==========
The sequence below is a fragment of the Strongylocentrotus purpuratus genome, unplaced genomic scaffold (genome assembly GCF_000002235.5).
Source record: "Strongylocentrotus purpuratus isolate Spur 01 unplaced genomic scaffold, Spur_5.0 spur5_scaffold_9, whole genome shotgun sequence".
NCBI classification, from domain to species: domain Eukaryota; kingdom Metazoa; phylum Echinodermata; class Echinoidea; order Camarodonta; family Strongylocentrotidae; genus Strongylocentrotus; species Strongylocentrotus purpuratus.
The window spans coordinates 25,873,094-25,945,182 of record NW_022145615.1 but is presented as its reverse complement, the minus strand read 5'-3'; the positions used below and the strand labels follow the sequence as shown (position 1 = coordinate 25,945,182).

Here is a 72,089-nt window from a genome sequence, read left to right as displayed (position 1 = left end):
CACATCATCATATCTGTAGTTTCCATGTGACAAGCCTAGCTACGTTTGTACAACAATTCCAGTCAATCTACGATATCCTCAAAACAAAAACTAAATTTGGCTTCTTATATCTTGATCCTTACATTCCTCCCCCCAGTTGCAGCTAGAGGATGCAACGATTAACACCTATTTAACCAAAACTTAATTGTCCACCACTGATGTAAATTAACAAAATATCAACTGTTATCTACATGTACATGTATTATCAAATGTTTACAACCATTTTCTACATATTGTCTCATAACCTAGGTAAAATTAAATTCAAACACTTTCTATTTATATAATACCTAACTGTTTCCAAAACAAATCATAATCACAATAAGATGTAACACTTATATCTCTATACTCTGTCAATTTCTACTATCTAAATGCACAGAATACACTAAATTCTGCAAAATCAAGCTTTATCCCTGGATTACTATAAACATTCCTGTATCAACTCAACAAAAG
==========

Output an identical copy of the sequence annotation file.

The sequence below is a fragment of the Strongylocentrotus purpuratus genome, unplaced genomic scaffold (genome assembly GCF_000002235.5).
Source record: "Strongylocentrotus purpuratus isolate Spur 01 unplaced genomic scaffold, Spur_5.0 spur5_scaffold_9, whole genome shotgun sequence".
NCBI classification, from domain to species: domain Eukaryota; kingdom Metazoa; phylum Echinodermata; class Echinoidea; order Camarodonta; family Strongylocentrotidae; genus Strongylocentrotus; species Strongylocentrotus purpuratus.
The window spans coordinates 25,873,094-25,945,182 of record NW_022145615.1 but is presented as its reverse complement, the minus strand read 5'-3'; the positions used below and the strand labels follow the sequence as shown (position 1 = coordinate 25,945,182).

Here is a 72,089-nt window from a genome sequence, read left to right as displayed (position 1 = left end):
CACATCATCATATCTGTAGTTTCCATGTGACAAGCCTAGCTACGTTTGTACAACAATTCCAGTCAATCTACGATATCCTCAAAACAAAAACTAAATTTGGCTTCTTATATCTTGATCCTTACATTCCTCCCCCCAGTTGCAGCTAGAGGATGCAACGATTAACACCTATTTAACCAAAACTTAATTGTCCACCACTGATGTAAATTAACAAAATATCAACTGTTATCTACATGTACATGTATTATCAAATGTTTACAACCATTTTCTACATATTGTCTCATAACCTAGGTAAAATTAAATTCAAACACTTTCTATTTATATAATACCTAACTGTTTCCAAAACAAATCATAATCACAATAAGATGTAACACTTATATCTCTATACTCTGTCAATTTCTACTATCTAAATGCACAGAATACACTAAATTCTGCAAAATCAAGCTTTATCCCTGGATTACTATAAACATTCCTGTATCAACTCAACAAAAG